The epithelial-mesenchymal transition (EMT) has been postulated as a mechanism by which cancer cells acquire the invasive and stem-like traits necessary for distant metastasis. However, direct in vivo evidence for the role of EMT in the formation of cancer stem-like cells (CSC) and the metastatic cascade remains lacking. Here we report the first isolation and characterization of mesenchymal and EMT tumor cells, which harbor both epithelial and mesenchymal characteristics, in an autochthonous murine model of prostate cancer. By crossing the established Pb-Cre+/−;PtenL/L;KrasG12D/+ prostate cancer model with a vimentin-GFP reporter strain, generating CPKV mice, we were able to isolate epithelial, EMT and mesenchymal cancer cells based on expression of vimentin and EpCAM. CPKV mice (but not mice with Pten deletion alone) exhibited expansion of cells with EMT (EpCAM+/Vim-GFP+) and mesenchymal (EpCAM−/Vim-GFP+) characteristics at the primary tumor site and in circulation. These EMT and mesenchymal tumor cells displayed enhanced stemness and invasive character compared to epithelial tumor cells. Moreover, they displayed an enriched tumor-initiating capacity and could regenerate epithelial glandular structures in vivo, indicative of epithelia-mesenchyme plasticity. Interestingly, while mesenchymal tumor cells could persist in circulation and survive in the lung following intravenous injection, only epithelial and EMT tumor cells could form macrometastases. Our work extends the evidence that mesenchymal and epithelial states in cancer cells contribute differentially to their capacities for tumor initiation and metastatic seeding, respectively, and that EMT tumor cells exist with plasticity that can contribute to multiple stages of the metastatic cascade. PMID:25948589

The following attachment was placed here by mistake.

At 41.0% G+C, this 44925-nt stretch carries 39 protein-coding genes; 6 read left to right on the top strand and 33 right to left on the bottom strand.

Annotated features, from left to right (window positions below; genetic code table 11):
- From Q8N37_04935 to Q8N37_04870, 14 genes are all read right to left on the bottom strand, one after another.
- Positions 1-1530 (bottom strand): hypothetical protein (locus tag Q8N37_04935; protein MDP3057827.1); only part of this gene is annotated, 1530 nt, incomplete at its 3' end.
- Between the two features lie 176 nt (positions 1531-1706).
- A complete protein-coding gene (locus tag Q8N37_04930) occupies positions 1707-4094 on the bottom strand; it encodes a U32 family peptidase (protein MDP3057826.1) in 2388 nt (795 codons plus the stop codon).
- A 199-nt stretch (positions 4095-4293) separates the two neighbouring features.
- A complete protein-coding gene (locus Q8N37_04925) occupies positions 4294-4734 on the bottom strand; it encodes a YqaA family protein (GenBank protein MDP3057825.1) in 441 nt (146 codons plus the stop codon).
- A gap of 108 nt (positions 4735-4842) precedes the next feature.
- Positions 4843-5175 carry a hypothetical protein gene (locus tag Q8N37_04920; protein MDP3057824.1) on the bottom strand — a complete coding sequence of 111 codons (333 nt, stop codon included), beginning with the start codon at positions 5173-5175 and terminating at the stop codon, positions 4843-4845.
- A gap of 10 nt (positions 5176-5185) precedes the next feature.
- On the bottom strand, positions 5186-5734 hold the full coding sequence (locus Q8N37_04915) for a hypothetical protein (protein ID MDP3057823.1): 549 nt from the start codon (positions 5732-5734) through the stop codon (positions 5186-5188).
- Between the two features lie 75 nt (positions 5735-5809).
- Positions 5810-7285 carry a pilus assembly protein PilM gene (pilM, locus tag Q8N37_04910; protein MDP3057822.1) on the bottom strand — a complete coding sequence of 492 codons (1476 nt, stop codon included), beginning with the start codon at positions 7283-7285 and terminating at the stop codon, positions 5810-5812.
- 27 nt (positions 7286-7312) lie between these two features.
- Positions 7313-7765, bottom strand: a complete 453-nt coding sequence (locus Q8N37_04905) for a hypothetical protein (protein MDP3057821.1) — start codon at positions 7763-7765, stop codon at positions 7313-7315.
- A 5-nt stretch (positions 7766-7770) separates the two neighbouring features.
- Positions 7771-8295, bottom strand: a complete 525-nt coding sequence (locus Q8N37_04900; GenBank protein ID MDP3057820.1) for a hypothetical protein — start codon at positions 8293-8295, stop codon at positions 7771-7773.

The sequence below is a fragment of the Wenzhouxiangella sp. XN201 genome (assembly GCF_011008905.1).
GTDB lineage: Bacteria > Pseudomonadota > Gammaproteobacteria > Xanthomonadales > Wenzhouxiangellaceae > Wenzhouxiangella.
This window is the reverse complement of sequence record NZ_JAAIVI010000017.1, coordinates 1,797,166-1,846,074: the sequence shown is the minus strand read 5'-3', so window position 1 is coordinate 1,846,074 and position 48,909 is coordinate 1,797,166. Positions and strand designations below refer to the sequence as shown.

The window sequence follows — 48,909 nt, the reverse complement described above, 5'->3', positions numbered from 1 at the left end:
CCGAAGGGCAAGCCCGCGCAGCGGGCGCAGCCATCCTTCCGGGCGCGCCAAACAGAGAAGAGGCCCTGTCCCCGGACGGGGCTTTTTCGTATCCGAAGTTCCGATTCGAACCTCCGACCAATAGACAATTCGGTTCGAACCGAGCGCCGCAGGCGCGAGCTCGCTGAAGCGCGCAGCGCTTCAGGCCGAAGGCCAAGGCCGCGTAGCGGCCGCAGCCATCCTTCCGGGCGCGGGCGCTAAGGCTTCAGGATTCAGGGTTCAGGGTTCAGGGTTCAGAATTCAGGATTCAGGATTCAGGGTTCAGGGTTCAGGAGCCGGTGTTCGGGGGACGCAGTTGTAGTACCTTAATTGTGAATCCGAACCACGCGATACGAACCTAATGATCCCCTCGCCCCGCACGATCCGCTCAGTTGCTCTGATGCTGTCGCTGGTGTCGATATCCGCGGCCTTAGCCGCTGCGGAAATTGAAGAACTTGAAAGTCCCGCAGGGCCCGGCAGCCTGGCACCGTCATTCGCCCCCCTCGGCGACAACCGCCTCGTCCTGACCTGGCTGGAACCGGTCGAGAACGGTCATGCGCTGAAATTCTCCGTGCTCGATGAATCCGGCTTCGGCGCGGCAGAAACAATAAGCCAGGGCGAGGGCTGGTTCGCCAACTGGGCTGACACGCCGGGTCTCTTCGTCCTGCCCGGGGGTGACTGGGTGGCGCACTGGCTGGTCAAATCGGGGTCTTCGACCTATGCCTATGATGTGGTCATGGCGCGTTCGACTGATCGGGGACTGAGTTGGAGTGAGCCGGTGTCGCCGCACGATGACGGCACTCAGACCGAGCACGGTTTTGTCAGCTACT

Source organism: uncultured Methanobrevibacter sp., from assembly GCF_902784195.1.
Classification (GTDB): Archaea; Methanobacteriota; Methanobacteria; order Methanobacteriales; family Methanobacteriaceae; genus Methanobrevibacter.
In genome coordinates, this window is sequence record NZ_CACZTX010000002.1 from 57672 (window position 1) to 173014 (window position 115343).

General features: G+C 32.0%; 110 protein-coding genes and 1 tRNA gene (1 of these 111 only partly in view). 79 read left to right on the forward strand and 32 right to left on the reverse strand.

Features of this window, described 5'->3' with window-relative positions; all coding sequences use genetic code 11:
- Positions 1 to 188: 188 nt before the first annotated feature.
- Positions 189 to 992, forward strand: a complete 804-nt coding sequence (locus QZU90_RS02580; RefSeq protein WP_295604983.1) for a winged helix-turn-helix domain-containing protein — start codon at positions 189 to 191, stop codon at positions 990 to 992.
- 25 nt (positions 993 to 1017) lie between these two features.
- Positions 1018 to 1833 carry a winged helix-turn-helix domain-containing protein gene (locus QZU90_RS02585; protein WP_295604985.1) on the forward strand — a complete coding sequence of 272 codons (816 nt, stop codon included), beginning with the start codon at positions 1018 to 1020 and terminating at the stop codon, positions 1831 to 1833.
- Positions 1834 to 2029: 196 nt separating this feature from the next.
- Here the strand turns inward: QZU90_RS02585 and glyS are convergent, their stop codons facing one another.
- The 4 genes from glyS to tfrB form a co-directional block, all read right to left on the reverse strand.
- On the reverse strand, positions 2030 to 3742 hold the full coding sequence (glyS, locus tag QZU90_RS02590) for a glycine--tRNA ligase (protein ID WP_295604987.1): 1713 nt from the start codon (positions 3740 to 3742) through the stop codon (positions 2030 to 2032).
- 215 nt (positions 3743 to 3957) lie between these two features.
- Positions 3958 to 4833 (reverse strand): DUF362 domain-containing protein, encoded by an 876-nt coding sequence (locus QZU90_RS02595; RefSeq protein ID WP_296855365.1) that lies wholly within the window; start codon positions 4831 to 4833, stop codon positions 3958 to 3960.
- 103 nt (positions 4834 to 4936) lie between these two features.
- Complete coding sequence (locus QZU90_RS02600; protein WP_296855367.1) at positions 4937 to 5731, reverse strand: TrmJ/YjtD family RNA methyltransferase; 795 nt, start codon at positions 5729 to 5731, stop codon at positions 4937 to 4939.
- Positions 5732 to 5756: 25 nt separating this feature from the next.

11. Mesenchymal stem cells: Properties and clinical potential for cell based therapies in reconstructive surgery with a focus on peripheral nerve surgery

    Directory of Open Access Journals (Sweden)

    Kuhbier, Jörn W.

    2015-08-01

    Full Text Available The isolation and expansion of multipotent mesenchymal stem cells (MSCs could be demonstrated from bone marrow, peripheral blood, skin, umbilical cord blood and adipose issue. They can be differentiated to different mesodermal cell lines like bone, cartilage, muscle or adipose tissue cells as well as . Thus MSCs represent an attractive cell population for the substitution of mesenchymal tissues via tissue engineering due to their potential of differentiation and their favourable expansion properties. In contrast to embryonic stem cells (ESCs they have the advantage that they can be autologously harvested in high numbers. Besides, there are fewer ethical issues in the use of MSCs. Another advantage of MSCs is the highly regenerative secretion profile of cytokines and growth factors, in particular supporting angiogenesis. A plethora of studies describe the morphological and phenotypical characterization of this cell type as well as regulatory mechanisms lying the differentiation into specific tissues aiming to optimize conditions for differentiation and thus clinical application. This review describes the definition of a mesenchymal stem cell, methods for isolation and phenotypical characterization, possibilities of differentiation and possible therapeutical applications of MSCs.

  12. Cell shape and spreading of stromal (mesenchymal) stem cells cultured on fibronectin coated gold and hydroxyapatite surfaces

    DEFF Research Database (Denmark)

    Dolatshahi-Pirouz, A; Jensen, Thomas Hartvig Lindkjær; Kolind, Kristian

    2011-01-01

    In order to identify the cellular mechanisms leading to the biocompatibility of hydroxyapatite implants, we studied the interaction of human bone marrow derived stromal (mesenchymal) stem cells (hMSCs) with fibronectin-coated gold (Au) and hydroxyapatite (HA) surfaces. The adsorption of fibronectin...

  13. Glucocorticoids induce autophagy in rat bone marrow mesenchymal stem cells

    DEFF Research Database (Denmark)

    Wang, L.; Fan, J.; Lin, Y. S.

    2015-01-01